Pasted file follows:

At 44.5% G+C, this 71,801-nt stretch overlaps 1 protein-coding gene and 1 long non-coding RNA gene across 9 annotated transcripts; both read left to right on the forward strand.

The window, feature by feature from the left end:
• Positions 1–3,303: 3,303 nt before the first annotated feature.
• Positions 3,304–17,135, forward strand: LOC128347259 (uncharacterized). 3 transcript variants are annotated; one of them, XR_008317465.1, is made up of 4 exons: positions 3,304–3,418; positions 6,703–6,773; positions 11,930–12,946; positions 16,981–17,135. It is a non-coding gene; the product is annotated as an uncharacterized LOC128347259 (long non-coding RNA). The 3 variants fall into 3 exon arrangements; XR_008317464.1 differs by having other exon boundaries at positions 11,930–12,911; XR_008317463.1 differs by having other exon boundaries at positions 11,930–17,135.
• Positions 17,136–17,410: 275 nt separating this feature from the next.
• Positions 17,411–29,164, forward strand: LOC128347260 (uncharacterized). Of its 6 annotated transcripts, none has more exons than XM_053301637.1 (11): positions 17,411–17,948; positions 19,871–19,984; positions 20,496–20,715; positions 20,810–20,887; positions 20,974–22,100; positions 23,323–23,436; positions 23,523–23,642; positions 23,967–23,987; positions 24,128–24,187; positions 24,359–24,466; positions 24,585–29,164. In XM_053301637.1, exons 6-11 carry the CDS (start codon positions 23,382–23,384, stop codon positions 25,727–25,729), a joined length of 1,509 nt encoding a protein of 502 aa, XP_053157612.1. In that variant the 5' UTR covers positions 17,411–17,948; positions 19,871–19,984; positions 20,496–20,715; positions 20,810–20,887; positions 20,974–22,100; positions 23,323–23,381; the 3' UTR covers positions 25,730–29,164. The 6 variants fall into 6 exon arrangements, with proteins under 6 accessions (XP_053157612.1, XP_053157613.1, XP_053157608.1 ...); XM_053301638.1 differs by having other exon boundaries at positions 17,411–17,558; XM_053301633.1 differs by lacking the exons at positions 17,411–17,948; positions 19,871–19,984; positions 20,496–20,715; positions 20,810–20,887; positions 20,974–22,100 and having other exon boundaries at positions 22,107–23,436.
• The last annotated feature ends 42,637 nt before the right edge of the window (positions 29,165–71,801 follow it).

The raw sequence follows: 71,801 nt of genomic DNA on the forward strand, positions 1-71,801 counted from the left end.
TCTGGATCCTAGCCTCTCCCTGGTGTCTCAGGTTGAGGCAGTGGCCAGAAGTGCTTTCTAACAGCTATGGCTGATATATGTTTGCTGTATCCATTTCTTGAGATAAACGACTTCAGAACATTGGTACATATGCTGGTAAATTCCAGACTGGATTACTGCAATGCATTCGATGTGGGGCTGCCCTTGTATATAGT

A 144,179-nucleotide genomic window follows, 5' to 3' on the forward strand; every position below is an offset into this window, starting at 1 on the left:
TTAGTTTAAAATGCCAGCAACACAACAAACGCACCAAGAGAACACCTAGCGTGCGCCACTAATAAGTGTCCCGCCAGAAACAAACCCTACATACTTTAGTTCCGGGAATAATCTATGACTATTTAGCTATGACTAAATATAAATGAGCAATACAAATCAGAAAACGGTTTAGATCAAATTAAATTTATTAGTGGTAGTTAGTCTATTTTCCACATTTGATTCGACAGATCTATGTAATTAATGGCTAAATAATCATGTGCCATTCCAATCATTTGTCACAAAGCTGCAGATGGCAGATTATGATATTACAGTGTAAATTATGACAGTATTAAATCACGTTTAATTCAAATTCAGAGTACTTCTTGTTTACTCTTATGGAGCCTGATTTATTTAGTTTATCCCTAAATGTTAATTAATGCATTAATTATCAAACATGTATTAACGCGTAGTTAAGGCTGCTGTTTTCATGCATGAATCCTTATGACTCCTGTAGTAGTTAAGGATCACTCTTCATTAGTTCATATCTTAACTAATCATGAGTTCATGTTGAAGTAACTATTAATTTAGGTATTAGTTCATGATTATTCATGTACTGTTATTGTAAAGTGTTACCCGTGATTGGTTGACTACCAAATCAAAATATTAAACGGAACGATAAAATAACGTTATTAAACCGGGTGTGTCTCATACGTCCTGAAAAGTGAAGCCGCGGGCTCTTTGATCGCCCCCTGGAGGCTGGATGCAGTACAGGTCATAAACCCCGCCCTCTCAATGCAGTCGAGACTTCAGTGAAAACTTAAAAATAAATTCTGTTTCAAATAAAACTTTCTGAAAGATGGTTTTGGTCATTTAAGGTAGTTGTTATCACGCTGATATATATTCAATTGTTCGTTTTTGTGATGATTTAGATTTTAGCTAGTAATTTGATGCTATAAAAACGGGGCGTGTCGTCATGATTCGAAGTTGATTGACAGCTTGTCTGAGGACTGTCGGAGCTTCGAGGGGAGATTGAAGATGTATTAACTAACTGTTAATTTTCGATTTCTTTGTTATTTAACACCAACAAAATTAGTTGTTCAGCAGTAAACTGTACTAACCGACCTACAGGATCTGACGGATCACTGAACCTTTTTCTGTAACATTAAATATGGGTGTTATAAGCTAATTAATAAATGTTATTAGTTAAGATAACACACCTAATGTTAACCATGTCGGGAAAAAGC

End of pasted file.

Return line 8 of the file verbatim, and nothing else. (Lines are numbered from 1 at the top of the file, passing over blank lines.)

The raw sequence follows: 71,801 nt of genomic DNA on the forward strand, positions 1-71,801 counted from the left end.